Finding a hard lump on your dog makes for a pretty terrifying experience. Even more so than stumbling upon one on your own body. We don’t check the skin of our dogs as thoroughly and as often as we do our own. It’s much more difficult to notice a harmful growth in its early stages.
So what exactly does it mean when your dog has a lump somewhere? First of all, don’t panic. Certain kinds of lumps and bumps are harmless and can occur naturally, just as they would in the case of humans. Don’t jump to conclusions at first sight of any unusual growth. It might be more common than you think. On the other hand, it could be a sign of something more dangerous. This is why you should voice your doubts and observations the very next time you take your pet to the vet. A qualified professional may recommend more effective treatment options than any article you may find online. Still, it couldn’t hurt to inform yourself on the subject ahead of the visit, could it?
Are Cancer Lumps on Dogs Hard or Soft?
This question is much more loaded than it might seem at first. There are various types of cancerous growths on dogs and they differ in texture. Some of these lumps and bumps may even be benign and go away on its own. Canine viral papillomas, for example, are harmless tumors that develop as a result of a viral infection. They are extremely common and can occur in dogs of all ages, though they tend to affect younger ones more often. In most cases, it doesn’t even require a medical intervention — warts often go into remission on their own, as long as the dog gets enough nutrition and stays in a safe, stress-free environment.
They can be soft or hard in texture. One type of a soft, more concerning lump or bump is a lipoma — although benign, lipomas need to be constantly monitored for changes. As they start to grow larger, they will have to be removed, as they have the potential to become life-threatening.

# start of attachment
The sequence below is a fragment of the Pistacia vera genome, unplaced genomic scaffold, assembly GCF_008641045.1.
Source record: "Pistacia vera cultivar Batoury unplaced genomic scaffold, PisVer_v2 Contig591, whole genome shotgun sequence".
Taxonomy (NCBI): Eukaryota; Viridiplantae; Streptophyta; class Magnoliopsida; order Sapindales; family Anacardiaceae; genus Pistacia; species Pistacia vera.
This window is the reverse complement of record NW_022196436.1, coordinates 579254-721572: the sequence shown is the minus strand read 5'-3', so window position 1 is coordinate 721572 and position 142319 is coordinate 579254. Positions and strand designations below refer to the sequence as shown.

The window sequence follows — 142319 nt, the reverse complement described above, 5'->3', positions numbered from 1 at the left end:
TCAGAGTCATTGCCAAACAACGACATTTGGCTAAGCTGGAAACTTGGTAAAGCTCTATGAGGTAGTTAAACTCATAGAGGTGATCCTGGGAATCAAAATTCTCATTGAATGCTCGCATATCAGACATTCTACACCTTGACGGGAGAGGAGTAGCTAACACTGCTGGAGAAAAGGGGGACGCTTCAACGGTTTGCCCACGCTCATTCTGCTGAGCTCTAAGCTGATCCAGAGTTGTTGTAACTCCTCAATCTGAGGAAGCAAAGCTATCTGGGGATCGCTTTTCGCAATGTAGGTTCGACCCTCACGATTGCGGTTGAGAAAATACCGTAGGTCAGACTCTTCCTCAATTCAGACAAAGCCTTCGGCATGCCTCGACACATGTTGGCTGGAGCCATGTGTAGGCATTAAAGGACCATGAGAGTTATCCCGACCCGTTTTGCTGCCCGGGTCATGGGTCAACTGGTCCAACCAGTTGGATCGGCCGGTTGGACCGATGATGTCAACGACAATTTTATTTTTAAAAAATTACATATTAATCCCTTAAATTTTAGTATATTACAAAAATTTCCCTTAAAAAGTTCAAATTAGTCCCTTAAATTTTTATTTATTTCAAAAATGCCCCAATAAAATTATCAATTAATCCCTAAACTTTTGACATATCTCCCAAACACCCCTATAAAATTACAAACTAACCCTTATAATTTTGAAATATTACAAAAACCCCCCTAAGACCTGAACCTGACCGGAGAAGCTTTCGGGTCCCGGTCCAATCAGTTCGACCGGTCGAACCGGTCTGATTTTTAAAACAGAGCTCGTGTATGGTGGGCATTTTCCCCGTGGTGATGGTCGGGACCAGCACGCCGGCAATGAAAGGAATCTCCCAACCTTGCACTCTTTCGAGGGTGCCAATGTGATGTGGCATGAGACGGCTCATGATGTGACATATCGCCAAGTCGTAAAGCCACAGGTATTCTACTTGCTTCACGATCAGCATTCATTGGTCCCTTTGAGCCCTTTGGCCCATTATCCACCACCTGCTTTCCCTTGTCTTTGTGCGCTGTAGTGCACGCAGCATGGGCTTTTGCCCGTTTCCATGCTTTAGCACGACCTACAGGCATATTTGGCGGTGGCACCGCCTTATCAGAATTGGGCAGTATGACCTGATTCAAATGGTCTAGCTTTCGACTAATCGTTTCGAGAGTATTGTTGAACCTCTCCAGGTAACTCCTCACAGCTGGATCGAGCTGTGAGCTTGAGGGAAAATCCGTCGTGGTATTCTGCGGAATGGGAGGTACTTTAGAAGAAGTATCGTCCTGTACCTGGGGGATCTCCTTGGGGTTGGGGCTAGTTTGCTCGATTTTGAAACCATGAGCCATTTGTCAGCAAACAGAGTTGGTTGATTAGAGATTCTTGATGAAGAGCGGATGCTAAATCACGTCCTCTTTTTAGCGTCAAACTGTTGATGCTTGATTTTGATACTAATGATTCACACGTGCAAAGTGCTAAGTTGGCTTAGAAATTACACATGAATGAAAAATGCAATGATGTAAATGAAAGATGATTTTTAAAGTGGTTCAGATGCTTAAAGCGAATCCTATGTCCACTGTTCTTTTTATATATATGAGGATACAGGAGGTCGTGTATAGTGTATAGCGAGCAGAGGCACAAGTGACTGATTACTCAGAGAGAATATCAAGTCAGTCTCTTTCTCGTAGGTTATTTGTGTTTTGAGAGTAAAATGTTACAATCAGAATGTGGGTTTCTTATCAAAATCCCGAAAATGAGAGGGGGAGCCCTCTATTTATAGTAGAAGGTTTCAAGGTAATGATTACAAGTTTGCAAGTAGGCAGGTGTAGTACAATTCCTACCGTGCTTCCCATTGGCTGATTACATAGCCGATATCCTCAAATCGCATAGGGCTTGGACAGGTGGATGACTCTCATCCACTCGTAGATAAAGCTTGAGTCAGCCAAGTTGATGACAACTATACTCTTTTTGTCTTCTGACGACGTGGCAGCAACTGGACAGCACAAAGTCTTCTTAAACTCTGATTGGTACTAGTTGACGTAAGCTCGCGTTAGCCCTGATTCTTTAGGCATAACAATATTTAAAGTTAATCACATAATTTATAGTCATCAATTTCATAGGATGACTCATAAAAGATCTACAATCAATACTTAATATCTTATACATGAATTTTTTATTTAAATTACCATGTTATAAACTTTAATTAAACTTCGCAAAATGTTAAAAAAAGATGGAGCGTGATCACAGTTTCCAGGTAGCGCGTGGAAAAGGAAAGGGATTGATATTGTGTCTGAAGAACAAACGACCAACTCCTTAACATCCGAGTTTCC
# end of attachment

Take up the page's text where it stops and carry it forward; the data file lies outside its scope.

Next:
When Should I Worry about a Lump on My Dog?
There is no wrong time to bring up a lump you’re concerned about whenever you get the chance to take your dog to the veterinarian. Although most growth, even cancerous ones are highly treatable and slow in progression, you don’t want to run the risk of omitting something much more serious.
Mast cell tumors are some of the more concerning ones and more difficult to pin down. They’re rather hard and also quite common in dogs. They arise from the uncontrolled growth of allergy cells. When left untreated for a long time, they may contribute to causing deadly allergic reactions. A mast cell tumor (MCT) can be very elusive — they tend to take up different shapes, colors, and textures. Another misleading factor is their rate of growth, as it progresses rapidly in some cases, and very slowly in others. When discovered early, MCTs can be removed by surgery. Tumors in more advanced stages might require chemotherapy, as well.
Malignant melanoma tumors belong to some of the scariest lumps and bumps often found on older dogs. As opposed to some of the other types of cancerous growths on dogs, melanomas often turn out to be malignant. Early detection is crucial, but even then aggressive surgery may be required. This condition may be a long-term struggle due to melanoma’s tendency to recur.
Get It Checked!
Remember — you’re not qualified to diagnose pets. No matter how much research you do and how many pictures you compare your dog’s skin lumps with, you’re not going to figure it all out on your own. What’s more, you could hurt your dog even more by trying! Whenever you feel like you found a lump or bump on your dog that you deem worthy of concern, grab your pup and head on over to your veterinary clinic. Benign or malignant, soft or hard, all of the lumps mentioned above share one common characteristic — they’re manageable if detected early. A proper diagnosis requires a biopsy, bloodwork, and sometimes even more information.
As your pet gets older, make frequent check-ups at the vet a habit. Dogs are most susceptible to skin tumors in their autumn years. When you consider the weakened immune systems of older dogs, a timely diagnosis may mean the difference between life and death.
It’s kind of a bummer, but unfortunately, your dog won’t tell you about the lumps it has on the skin. Even if they are itchy or painful. The first step to making sure your dog stays alive and healthy for a long time is taking up an interest in their health outside of the annual visit to the veterinarian. Let checking your dog’s skin for unusual changes become part of your routine. You don’t want to overlook a threat that might have been easily taken care of if uncovered in time.